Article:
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What is tax liability: an old photograph of a window that says "Pay your tax now, here!"

What Is Tax Liability? Know What You Owe Before Tax Day Hits

Last updated: August 16, 2019
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April showers bring May flowers, but April 15 brings the IRS. Whether you’re an independent contractor, freelancer, or small business owner, Tax Day is a big deal that can require as much preparation as a Thanksgiving feast. But even before tax season rolls around, you need to know the answers to two questions: What is tax liability? And what is your estimated tax liability?

Being your own boss comes with plenty of perks, but filing your taxes only gets more complicated. There are new terms to remember, new forms to fill out, and an endless pile of web sources to sort through.

To give you a starting point as you’re getting to know your self-employment taxes, we’re diving into everything you need to know about your tax liability.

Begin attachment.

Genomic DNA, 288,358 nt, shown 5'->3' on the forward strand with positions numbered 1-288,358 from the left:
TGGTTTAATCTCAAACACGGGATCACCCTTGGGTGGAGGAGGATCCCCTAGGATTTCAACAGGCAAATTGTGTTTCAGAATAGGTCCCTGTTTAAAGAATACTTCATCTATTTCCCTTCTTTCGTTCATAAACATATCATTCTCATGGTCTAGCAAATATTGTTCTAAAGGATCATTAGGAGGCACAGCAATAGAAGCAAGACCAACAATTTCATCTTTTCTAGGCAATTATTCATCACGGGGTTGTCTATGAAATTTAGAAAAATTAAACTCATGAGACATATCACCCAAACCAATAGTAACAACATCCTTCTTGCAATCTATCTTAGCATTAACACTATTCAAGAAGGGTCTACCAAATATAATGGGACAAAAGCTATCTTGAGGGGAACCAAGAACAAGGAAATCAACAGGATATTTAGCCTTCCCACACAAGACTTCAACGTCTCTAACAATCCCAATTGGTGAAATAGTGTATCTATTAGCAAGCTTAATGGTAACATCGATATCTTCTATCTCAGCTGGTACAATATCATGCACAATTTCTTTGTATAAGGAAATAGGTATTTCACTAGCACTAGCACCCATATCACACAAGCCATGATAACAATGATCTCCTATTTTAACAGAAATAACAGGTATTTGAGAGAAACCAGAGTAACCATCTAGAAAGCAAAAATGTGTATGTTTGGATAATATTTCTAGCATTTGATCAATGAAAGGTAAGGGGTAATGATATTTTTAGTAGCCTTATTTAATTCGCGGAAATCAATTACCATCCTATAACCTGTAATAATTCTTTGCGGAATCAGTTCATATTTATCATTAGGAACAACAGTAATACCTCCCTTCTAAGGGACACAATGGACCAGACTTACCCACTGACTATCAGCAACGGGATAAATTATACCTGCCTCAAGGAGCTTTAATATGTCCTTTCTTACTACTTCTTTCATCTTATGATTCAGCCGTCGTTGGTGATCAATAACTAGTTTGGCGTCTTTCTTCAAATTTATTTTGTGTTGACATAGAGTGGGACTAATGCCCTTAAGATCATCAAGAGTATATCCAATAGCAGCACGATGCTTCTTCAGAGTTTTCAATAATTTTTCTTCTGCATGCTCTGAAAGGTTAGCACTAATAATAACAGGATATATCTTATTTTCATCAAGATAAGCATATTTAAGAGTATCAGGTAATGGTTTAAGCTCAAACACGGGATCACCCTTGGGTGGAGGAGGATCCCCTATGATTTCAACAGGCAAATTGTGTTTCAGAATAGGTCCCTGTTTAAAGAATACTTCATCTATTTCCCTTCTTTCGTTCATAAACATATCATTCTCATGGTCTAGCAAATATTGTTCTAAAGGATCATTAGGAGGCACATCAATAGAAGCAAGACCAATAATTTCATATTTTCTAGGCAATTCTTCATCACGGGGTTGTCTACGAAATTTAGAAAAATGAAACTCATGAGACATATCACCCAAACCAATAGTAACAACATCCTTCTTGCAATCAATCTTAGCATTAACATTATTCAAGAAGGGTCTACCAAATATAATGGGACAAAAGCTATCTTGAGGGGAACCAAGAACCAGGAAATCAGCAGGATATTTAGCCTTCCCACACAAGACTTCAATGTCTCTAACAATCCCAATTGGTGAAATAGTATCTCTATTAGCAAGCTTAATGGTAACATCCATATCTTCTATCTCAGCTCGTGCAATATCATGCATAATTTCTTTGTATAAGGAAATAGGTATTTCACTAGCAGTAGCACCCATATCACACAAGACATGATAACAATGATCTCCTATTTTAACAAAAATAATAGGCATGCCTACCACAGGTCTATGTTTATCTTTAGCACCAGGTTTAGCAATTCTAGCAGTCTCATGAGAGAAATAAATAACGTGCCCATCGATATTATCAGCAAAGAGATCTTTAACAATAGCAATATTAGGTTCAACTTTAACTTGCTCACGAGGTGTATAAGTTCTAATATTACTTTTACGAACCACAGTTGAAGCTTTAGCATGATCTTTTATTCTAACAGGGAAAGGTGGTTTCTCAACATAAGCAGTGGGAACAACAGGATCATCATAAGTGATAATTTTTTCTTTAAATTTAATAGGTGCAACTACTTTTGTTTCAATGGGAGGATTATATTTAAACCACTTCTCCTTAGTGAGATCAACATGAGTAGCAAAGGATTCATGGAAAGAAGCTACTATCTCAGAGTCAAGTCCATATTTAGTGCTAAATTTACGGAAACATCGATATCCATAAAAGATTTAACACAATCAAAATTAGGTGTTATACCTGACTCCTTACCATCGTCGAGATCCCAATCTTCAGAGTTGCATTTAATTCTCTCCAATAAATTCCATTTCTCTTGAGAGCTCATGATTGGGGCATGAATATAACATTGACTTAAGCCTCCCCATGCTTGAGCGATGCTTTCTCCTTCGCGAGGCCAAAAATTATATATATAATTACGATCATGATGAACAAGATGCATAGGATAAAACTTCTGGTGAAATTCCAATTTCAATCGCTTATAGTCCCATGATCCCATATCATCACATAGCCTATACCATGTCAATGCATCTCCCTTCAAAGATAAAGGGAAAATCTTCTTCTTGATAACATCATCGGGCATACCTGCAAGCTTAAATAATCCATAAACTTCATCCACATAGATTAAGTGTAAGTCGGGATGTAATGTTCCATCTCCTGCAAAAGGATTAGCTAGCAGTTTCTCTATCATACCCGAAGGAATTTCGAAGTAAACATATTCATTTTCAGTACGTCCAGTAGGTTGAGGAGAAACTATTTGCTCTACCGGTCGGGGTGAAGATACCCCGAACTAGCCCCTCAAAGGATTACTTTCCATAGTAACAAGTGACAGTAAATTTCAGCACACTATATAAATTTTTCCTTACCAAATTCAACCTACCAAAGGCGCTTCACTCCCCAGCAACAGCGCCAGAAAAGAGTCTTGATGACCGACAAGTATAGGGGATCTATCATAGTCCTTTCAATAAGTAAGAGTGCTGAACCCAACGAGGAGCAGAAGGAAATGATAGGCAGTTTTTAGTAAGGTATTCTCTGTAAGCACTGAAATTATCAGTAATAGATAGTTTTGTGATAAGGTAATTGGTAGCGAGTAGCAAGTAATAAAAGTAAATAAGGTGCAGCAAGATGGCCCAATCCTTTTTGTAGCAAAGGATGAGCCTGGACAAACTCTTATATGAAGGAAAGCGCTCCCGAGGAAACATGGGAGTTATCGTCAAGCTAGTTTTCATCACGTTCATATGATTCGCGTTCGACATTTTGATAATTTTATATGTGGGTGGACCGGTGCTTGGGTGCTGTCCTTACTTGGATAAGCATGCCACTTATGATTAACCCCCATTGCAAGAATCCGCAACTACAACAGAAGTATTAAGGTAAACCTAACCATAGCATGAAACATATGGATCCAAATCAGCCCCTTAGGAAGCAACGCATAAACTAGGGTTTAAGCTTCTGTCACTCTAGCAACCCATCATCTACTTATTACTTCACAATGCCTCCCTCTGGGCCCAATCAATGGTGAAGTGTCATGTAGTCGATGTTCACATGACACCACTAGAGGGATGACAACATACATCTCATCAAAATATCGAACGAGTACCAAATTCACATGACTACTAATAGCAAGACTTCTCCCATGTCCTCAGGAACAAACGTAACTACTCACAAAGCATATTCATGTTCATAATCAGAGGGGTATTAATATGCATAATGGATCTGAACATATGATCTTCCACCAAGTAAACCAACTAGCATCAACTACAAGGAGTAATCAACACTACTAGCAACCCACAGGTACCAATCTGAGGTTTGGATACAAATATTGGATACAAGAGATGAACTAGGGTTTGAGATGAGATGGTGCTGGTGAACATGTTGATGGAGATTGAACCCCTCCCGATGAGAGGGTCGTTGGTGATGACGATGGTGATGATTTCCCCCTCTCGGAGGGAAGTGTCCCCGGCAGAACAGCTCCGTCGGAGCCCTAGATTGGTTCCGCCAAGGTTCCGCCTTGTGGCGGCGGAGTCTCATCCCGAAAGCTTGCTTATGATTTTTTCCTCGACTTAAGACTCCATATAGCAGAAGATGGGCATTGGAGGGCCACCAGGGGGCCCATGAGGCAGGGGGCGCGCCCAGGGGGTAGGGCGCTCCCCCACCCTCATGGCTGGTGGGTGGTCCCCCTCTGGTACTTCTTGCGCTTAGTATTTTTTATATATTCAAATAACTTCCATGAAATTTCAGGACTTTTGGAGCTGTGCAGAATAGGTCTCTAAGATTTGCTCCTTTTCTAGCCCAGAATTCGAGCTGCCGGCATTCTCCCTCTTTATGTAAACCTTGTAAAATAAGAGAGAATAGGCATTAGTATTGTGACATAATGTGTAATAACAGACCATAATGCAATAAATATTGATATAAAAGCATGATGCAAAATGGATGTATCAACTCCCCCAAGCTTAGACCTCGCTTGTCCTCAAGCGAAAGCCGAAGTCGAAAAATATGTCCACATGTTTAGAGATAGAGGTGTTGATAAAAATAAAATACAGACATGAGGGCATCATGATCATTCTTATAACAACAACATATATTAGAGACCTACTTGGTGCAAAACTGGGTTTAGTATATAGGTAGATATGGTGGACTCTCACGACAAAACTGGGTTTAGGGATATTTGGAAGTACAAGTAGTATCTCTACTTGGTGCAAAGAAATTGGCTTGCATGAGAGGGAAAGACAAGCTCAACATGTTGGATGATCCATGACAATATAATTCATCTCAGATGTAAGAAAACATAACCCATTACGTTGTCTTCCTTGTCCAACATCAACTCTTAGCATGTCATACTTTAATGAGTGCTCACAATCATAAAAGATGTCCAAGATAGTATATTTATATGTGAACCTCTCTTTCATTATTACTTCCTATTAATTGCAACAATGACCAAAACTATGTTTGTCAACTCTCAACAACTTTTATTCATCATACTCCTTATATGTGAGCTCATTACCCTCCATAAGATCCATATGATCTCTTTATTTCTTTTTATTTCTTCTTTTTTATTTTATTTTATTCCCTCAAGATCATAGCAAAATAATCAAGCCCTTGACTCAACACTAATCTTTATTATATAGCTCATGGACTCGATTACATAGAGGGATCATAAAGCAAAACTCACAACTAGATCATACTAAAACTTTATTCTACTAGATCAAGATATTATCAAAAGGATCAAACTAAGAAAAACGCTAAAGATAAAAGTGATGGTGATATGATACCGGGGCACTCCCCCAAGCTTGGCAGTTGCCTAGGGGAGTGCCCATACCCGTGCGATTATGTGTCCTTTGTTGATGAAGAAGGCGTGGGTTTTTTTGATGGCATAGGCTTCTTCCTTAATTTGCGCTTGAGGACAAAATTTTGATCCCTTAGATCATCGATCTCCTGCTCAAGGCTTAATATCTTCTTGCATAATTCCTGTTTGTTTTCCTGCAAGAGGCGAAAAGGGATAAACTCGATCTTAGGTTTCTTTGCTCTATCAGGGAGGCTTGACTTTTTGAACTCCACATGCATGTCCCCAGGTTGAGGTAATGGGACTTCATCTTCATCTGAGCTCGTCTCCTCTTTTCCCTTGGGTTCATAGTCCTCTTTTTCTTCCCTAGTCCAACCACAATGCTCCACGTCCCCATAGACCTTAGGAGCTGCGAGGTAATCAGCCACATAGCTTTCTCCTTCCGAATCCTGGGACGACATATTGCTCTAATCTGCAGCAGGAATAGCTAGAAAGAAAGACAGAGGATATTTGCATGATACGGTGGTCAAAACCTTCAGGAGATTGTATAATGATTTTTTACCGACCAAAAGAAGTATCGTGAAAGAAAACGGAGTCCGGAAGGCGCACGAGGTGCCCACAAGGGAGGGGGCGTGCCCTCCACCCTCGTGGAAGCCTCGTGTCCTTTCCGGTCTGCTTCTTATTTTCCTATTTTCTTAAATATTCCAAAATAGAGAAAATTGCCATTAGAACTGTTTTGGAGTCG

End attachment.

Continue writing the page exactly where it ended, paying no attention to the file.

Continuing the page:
What Is Tax Liability?

What is tax liability: paperwork, a pen, a coffee cup, and a computer mouse

Tax liability is the total amount of tax debt that you’re responsible for paying to the Internal Revenue Service (IRS), the United States taxing authority. This includes taxes for the current year, in addition to leftover taxes from the previous year if you opted into a payment plan.

Self-employed individuals add to their tax liability in a handful of different ways. These factors include:

  • Your income tax: As you earn money in your career, you gain income tax liability. This is the traditional tax that every employed person must pay. Your tax rate will always be based on the amount of money you make. State and federal taxes are both included in your tax liability.
  • Your self-employment tax: This is 15.3% of your income, which represents your Social Security and Medicare contributions. This is already taken out of your paycheck when you’re employed, and it’s half the cost because it’s partially covered by your employer.